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Bhorade Lab - Research Opportunities

Functional Implications for Glaucoma Patients

Differences in Intraocular Pressure Measured in the Clinic and Home in Glaucoma Patients: Intraocular pressure (IOP) measurements obtained in the clinic are a key element in assessing and managing glaucoma. While certain glaucoma patients progress with their disease despite fairly low IOP measurements, other patients do not develop glaucoma despite elevated IOPs (i.e. ocular hypertension). A plausible explanation is that IOP measured in the clinic may not accurately reflect IOP measured in the homes of glaucoma patients. IOPs may be higher at an unexpected home visit compared to a scheduled clinic visit due to reasons such as decreased adherence to glaucoma medications between clinic visits. Or, IOP may be higher at the clinic compared to a home visit due to increased anxiety during the clinic visit (akin to “white-coat hypertension”). There have been no studies, to date, which have compared IOP measured in the clinic to IOP measured in the home.

Objectives:

  1. To compare IOP measured in the clinic and home in patients with glaucoma.
  2. To identify factors associated with differences in IOP measured in the clinic and home.

Study status: We are currently awaiting IRB approval for study initiation. Study involvement includes assistance in patient recruitment, IOP measurements in the clinic, IOP measurements in the home, data entry, and regular meetings with Dr. Bhorade.

On-road Driving Performance in Patients with Moderate and Advanced Glaucoma: Glaucoma patients have an increased risk of motor vehicle accidents, higher at-fault crashes and injury rates, and report more driving difficulty than individuals without glaucoma. Despite these findings many of these unsafe drivers are able to pass state licensing examinations and continue to drive, posing a significant public health risk to society. Vision requirements at state licensing exams are arbitrarily designed and vary significantly from state to state. Studies are needed to better define vision criteria for safe driving in older adults with ocular diseases such as glaucoma. This study uses an on-road driving evaluation conducted by a trained and certified driving instructor to evaluate driving skills in patients with moderate and advanced glaucoma. A comprehensive evaluation of vision, cognition, motor, gait and balance, and self-reported questionnaires (e.g. sleep, depression, driving habits) is also performed to assess combination of factors associated with risky driving behavior.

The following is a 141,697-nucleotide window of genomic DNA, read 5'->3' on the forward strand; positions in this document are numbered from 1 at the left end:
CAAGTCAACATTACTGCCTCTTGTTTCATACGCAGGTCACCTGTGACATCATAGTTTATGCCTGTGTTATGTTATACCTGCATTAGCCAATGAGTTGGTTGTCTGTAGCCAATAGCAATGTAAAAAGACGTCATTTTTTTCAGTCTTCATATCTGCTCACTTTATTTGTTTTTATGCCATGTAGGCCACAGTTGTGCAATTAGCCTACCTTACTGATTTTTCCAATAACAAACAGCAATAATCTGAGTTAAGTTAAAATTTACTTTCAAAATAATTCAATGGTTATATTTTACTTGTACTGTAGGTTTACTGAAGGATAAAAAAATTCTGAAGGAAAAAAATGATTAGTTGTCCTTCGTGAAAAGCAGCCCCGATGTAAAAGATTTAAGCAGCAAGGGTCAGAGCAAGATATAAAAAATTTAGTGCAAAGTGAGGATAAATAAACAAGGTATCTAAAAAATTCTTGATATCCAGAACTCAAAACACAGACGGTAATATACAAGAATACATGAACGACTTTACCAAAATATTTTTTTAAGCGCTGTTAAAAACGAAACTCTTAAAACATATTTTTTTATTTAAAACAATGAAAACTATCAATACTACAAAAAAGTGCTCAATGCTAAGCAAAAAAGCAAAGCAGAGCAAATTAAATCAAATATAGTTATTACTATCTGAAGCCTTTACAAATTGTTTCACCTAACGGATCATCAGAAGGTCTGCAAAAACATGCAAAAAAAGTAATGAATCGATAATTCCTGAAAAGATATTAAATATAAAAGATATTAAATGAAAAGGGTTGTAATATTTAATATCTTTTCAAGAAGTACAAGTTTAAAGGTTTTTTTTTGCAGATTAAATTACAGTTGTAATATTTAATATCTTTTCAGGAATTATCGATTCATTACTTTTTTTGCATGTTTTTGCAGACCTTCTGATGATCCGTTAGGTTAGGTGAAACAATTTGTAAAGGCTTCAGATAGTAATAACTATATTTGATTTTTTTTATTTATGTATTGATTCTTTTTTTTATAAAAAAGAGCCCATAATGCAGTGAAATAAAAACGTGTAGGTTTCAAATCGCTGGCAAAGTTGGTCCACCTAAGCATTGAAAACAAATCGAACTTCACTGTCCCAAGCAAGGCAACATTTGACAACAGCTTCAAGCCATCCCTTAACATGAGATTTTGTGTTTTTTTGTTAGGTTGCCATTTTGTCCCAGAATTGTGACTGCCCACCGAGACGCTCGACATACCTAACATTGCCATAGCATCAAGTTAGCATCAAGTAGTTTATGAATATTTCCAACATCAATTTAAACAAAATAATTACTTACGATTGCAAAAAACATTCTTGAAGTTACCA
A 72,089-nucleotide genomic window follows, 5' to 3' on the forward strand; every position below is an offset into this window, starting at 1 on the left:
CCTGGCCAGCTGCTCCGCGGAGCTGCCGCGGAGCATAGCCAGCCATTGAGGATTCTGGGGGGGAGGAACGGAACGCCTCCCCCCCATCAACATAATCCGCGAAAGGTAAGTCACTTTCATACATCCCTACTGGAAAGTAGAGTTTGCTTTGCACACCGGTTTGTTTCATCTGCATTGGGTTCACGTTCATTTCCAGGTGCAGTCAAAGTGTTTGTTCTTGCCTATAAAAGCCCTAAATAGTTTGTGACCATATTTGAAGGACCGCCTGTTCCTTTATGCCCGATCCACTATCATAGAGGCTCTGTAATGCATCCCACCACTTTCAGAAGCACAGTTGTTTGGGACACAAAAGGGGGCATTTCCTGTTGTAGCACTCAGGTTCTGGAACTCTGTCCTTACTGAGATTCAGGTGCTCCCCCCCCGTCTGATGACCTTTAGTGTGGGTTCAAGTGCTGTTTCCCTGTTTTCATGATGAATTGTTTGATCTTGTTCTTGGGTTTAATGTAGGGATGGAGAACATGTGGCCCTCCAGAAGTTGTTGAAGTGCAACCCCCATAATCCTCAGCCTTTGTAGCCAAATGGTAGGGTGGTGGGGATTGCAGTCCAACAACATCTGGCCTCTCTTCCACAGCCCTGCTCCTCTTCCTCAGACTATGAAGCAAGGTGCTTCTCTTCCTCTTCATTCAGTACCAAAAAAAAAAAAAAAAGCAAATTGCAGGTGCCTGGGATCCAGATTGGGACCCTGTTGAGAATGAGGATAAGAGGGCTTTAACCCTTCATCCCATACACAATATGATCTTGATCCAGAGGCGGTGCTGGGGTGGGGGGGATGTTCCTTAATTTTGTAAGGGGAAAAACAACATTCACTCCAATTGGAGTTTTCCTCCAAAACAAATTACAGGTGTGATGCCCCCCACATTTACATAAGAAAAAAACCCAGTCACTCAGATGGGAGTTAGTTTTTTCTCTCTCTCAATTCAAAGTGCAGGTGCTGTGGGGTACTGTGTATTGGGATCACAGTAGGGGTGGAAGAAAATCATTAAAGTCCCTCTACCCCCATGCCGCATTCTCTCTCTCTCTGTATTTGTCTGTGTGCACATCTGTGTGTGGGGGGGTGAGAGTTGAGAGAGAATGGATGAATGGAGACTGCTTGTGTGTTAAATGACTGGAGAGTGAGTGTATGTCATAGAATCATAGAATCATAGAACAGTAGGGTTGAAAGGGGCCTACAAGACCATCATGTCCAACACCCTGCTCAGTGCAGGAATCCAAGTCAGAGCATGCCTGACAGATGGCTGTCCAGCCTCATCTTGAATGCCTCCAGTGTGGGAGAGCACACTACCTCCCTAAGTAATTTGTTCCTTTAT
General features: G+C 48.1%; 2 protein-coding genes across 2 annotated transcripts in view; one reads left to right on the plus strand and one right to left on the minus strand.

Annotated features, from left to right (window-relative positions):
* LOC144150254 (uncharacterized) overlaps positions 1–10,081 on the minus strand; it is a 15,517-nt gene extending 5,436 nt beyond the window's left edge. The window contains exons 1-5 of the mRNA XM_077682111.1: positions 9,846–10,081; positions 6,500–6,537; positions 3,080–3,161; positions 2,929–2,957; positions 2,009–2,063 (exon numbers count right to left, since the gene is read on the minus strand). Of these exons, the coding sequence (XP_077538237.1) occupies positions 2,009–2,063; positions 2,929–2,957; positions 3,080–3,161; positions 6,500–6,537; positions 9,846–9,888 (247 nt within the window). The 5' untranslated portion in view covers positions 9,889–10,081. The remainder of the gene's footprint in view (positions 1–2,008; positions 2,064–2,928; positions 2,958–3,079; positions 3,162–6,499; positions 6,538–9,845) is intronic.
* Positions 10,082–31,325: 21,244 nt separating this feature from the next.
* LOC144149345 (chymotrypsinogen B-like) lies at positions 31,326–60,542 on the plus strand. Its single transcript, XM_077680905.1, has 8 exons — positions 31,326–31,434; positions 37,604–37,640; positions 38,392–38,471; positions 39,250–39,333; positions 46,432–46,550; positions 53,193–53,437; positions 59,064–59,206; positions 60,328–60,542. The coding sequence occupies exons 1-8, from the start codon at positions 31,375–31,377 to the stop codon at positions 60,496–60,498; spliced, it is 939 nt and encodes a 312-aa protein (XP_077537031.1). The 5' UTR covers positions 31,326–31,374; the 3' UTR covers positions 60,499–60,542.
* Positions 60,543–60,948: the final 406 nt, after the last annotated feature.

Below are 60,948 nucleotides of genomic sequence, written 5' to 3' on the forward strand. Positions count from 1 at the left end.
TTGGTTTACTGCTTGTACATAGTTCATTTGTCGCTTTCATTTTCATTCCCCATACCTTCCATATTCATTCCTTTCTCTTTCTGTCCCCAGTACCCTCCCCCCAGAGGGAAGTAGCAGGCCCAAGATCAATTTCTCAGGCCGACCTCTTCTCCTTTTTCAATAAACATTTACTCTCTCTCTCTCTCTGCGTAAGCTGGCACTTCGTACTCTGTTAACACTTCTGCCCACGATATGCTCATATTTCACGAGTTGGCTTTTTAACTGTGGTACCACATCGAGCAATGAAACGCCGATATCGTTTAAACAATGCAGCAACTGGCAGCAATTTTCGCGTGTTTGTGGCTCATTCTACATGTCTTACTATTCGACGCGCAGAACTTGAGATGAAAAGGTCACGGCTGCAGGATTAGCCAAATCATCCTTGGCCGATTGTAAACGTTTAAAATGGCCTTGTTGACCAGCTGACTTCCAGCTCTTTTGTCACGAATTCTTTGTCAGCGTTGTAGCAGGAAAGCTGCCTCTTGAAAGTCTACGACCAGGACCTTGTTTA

Objectives:

  1. To compare on-road driving performance in patients with moderate and advanced glaucoma to age-matched normal controls
  2. To identify factors associated with visual function (e.g. visual acuity, decreased contrast sensitivity) or a combination of factors (e.g. moderate visual field loss and borderline cognition) associated with risky driving behaviors in patients with moderate and advanced glaucoma and normal controls.

Study status: This is an on-going study with anticipated completion of participants by December, 2011. Study involvement includes patient recruitment, data entry, and regular meetings with Dr. Bhorade and a team of driving experts.

Visual Function in Glaucoma Patients: As clinicians, we evaluate the progression of glaucoma using visual fields, intraocular pressure measurements and optic disc appearance; however, the relationship between these measures and functional visual impairment is virtually unknown except through patient self-report. The goal of glaucoma management is to preserve the ability of patients with glaucoma to carry out activities of daily living in order to live safely and independently. This NIH-funded pilot study uses a comprehensive assessment of clinical, functional, and self-reported questionnaires in the clinic and home to characterize the impact of glaucoma on a person’s visual function and quality of life.

Objectives:

  1. To better understand how glaucoma affects visual function and daily life in older adults.
  2. To determine the stage of glaucoma, if predictable, at which visual impairment begins.
  3. To determine which measures best distinguish various stages of glaucoma.
  4. To determine the effects of home and clinic illumination on visual function in glaucoma patients.

Study status: This is a completed study with a large database and potential for multiple manuscripts. Study involvement includes assistance in manuscript preparation (e.g. literature review, assistance with figures/tables) and exposure to simple and complex data analysis during regular meetings with Dr. Bhorade and expert statisticians.

Dr. Anjali Bhorade:
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